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Review of The Discovery by

The Discovery

by K.A. Applegate

So in the last book we were down an Animorph, sort of, and in this book we gain an Animorph, sort of. The Discovery is the start of the Third Age of Animorphs: the stakes are higher, the action is more intense, and the consequences are further reaching than we’ve ever seen.

(One day I hope to have a successful sideline as a writer of “next week” TV promos.)

If memory serves, this is all going to end in tears.

But before I talk about David, I need to have a little rant about Andalite arrogance.

David finds the Escafil device—the blue box that bestowed morphing capability on the Animorphs—and it’s a big deal, because the Animorphs need to get it from him before the Yeerks find out he has it. Because the last thing we need are Yeerks with morphing technology! Everyone is freaking out about recovering the blue box.

But, hey, Andalites—did you never think of password-protecting this thing?

I know that, theoretically, you need someone with morphing ability to trigger the device (although the Yeerks have that in the form of Visser Three). And maybe the Andalites were just so confident that one of the devices would never fall out of Andalite hands. Still. When humans are doing a better job of infosec than the Andalites, we got issues. Stick a hashed 20-character password on that baby and call it a day.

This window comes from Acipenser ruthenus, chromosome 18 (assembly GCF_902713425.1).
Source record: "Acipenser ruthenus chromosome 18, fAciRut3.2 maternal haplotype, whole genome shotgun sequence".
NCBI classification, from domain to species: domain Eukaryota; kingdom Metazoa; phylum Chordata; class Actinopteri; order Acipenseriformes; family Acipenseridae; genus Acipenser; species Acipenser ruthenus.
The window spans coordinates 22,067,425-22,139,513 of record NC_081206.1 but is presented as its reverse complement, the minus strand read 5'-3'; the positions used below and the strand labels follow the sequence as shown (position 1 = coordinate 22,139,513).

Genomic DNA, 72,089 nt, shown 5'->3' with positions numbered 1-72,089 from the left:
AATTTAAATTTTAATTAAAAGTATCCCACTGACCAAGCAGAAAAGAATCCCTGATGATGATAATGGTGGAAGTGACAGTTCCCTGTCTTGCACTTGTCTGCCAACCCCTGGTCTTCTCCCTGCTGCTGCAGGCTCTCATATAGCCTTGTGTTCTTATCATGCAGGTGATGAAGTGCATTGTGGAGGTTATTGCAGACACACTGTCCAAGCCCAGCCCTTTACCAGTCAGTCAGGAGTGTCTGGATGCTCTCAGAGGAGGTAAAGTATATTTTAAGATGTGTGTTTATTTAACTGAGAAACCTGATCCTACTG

The blue box is really a secondary plot to The Discovery, however, because what really matters is David and his crash-course induction to the Animorphs.

The way Applegate deals with David is pretty dark. The Yeerks and Animorphs bust up his family’s house; the Yeerks hustle off his parents to become Controllers, leaving the Animorphs to vote on whether to let David into their club. That’s bleak. Poor David.

Too bad he’s possibly a psychopath, huh?

I love how Applegate lays down the clues in Marco’s narration. From David’s choice of pets and names for pets to more subtle behaviour, we start getting a picture of the kind of kid David is. And I’m not saying every kid who likes illegal snakes and metal bands is a killer. But I’m saying that kids who like illegal snakes and metal bands and who have violent tendencies might find a way to explore those tendencies if you give them the power to turn into any animal.

Let this be your PSA. You’re welcome.

The most telling thing about this book, however, is simply that it ends on a cliffhanger. It literally ends with Marco falling out of a helicopter in roach morph, with “To be continued…” promising us a conclusion in the next book. This is the first time Applegate has ever done this, and that makes it special.

Next time, David completes his heel turn. But even though Applegate hints here that he’s not going to work out as a member of the team, I don’t think it’s evident yet just how bad David will be.

I’m getting chills.


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